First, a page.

Media portrayal of lesbianism

Lesbians often attract media attention, particularly in relation to feminism, love and sexual relationships, marriage and parenting. Some writers have asserted this trend can lead to exploitive and unjustified plot devices.AfterEllen.com - Smallville Exploits Lesbianism, Again

Fiction

During the twentieth century lesbians such as Gertrude Stein and Barbara Hammer were noted in the US avant-garde art movements, along with figures such as Leontine Sagan in German pre-war cinema. Since the 1890s the underground classic The Songs of Bilitis has been influential on lesbian culture. This book provided a name for the first campaigning and cultural organization in the United States, the Daughters of Bilitis. Joseph Sheridan le Fanu's 1872 novella Carmilla is cited as a root of the lesbian vampire trope about the predatory love of a vampire (the title character) for a young woman (the narrator) which was picked up in 20th century exploitation films.

During the 1950s and 1960s lesbian pulp fiction was published in the US and UK, often under "coded" titles such as Odd Girl Out, The Evil Friendship by Vin Packer and the The Beebo Brinker Chronicles by Ann Bannon. British school stories also provided a haven for "coded" and sometimes outright lesbian fiction.

During the 1970s the second wave of feminist era lesbian novels became more politically oriented. Works often carried the explicit ideological messages of separatist feminism and the trend carried over to other lesbian arts. Rita Mae Brown's debut novel Rubyfruit Jungle was a milestone of this period. By the early 1990s lesbian culture was being influenced by a younger generation who had not taken part in the "Feminist Sex Wars" and this strongly informed post-feminist queer theory along with the new queer culture.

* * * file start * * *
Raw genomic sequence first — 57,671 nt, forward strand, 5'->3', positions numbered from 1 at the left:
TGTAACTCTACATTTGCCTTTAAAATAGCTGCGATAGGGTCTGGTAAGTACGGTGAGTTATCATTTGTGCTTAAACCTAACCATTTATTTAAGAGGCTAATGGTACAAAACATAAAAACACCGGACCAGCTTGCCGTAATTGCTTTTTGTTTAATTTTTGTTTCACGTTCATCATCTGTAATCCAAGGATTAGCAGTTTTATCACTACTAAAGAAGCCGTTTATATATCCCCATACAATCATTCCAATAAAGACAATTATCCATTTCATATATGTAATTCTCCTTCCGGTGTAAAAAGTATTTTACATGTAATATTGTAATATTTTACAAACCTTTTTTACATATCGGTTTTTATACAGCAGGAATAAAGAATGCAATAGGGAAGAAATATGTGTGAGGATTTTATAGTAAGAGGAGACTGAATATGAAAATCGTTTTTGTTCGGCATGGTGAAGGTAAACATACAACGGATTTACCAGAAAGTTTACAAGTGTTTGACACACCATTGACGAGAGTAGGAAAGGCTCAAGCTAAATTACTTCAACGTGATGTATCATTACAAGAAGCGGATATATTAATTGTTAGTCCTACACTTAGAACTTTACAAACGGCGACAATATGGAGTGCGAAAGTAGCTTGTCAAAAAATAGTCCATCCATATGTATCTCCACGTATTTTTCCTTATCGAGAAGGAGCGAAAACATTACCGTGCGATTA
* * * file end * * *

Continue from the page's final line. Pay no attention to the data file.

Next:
In 1972 the Berkeley, California lesbian journal Libera published a paper entitled Heterosexuality in Women: its Causes and Cure. Written in deadpan, academic prose, closely paralleling previous psychiatry-journal articles on homosexuality among women, this paper inverted prevailing assumptions about what is normal and deviant or pathological and was widely read by lesbian feminists.

Art

See also Lesbianism in erotica, The Sleepers which openly depicts two women asleep after love-making (indicated by the broken pearl necklace); and Dominique Ingres' Turkish Bath in which, in the foreground, one woman can be seen with an arm round another and pinching her breast. Both these painting ended up in the collection of erotica collector and diplomat Khalil Bey .

Cinema

The first lesbian-themed feature film was Mädchen in Uniform (1931), based on a novel by Christa Winsloe and directed by Leontine Sagan, tracing the story of a schoolgirl called Manuela von Meinhardis and her passionate love for a teacher, Fräulein von Nordeck zur Nidden. It was written and mostly directed by women. The impact of the film in Germany's lesbian clubs was overshadowed, however, by the cult following for The Blue Angel (1930).

Until the early 1990s, any notion of lesbian love in a film almost always required audiences to infer the relationships. The lesbian aesthetic of Queen Christina (1933) with Greta Garbo has been widely noted, even though the film is not about lesbians. Alfred Hitchcock's Rebecca (1940), based on the novel by Daphne du Maurier, referred more or less overtly to lesbianism, but the two characters involved were not presented positively: Mrs. Danvers was portrayed as obsessed, neurotic and murderous, while the never-seen Rebecca was described as having been selfish, spiteful and doomed to die. All About Eve (1950) was originally written with the title character as a lesbian but this was very subtle in the final version, with the hint and message apparent to alert viewers.